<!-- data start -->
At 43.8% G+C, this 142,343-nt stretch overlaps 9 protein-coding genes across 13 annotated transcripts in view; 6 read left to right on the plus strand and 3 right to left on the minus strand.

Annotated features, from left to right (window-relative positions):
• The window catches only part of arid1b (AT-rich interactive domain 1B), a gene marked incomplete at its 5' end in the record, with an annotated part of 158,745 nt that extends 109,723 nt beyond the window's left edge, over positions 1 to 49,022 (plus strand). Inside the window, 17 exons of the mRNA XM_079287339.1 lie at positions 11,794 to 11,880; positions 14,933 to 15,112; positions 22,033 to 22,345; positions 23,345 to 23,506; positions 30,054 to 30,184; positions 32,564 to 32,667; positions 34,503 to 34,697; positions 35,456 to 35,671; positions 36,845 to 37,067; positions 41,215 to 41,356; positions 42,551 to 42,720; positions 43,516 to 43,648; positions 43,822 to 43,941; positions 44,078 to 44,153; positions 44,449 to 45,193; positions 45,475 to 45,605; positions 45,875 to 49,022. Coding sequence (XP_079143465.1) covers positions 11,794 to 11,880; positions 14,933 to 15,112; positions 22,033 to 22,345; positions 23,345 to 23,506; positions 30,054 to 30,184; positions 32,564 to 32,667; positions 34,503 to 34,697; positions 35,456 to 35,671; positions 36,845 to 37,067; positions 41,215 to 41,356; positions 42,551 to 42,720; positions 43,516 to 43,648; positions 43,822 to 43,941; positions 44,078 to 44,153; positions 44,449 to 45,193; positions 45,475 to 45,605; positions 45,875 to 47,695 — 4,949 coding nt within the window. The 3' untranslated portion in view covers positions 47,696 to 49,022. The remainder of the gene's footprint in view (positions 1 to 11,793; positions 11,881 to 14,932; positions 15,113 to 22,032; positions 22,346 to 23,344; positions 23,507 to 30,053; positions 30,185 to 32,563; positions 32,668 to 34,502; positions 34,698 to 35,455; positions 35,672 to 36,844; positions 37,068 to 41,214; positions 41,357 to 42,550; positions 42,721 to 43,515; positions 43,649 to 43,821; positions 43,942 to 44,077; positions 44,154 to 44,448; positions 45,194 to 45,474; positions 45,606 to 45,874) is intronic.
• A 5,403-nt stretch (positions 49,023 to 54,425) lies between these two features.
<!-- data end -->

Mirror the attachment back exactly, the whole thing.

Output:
At 43.8% G+C, this 142,343-nt stretch overlaps 9 protein-coding genes across 13 annotated transcripts in view; 6 read left to right on the plus strand and 3 right to left on the minus strand.

Annotated features, from left to right (window-relative positions):
• The window catches only part of arid1b (AT-rich interactive domain 1B), a gene marked incomplete at its 5' end in the record, with an annotated part of 158,745 nt that extends 109,723 nt beyond the window's left edge, over positions 1 to 49,022 (plus strand). Inside the window, 17 exons of the mRNA XM_079287339.1 lie at positions 11,794 to 11,880; positions 14,933 to 15,112; positions 22,033 to 22,345; positions 23,345 to 23,506; positions 30,054 to 30,184; positions 32,564 to 32,667; positions 34,503 to 34,697; positions 35,456 to 35,671; positions 36,845 to 37,067; positions 41,215 to 41,356; positions 42,551 to 42,720; positions 43,516 to 43,648; positions 43,822 to 43,941; positions 44,078 to 44,153; positions 44,449 to 45,193; positions 45,475 to 45,605; positions 45,875 to 49,022. Coding sequence (XP_079143465.1) covers positions 11,794 to 11,880; positions 14,933 to 15,112; positions 22,033 to 22,345; positions 23,345 to 23,506; positions 30,054 to 30,184; positions 32,564 to 32,667; positions 34,503 to 34,697; positions 35,456 to 35,671; positions 36,845 to 37,067; positions 41,215 to 41,356; positions 42,551 to 42,720; positions 43,516 to 43,648; positions 43,822 to 43,941; positions 44,078 to 44,153; positions 44,449 to 45,193; positions 45,475 to 45,605; positions 45,875 to 47,695 — 4,949 coding nt within the window. The 3' untranslated portion in view covers positions 47,696 to 49,022. The remainder of the gene's footprint in view (positions 1 to 11,793; positions 11,881 to 14,932; positions 15,113 to 22,032; positions 22,346 to 23,344; positions 23,507 to 30,053; positions 30,185 to 32,563; positions 32,668 to 34,502; positions 34,698 to 35,455; positions 35,672 to 36,844; positions 37,068 to 41,214; positions 41,357 to 42,550; positions 42,721 to 43,515; positions 43,649 to 43,821; positions 43,942 to 44,077; positions 44,154 to 44,448; positions 45,194 to 45,474; positions 45,606 to 45,874) is intronic.
• A 5,403-nt stretch (positions 49,023 to 54,425) lies between these two features.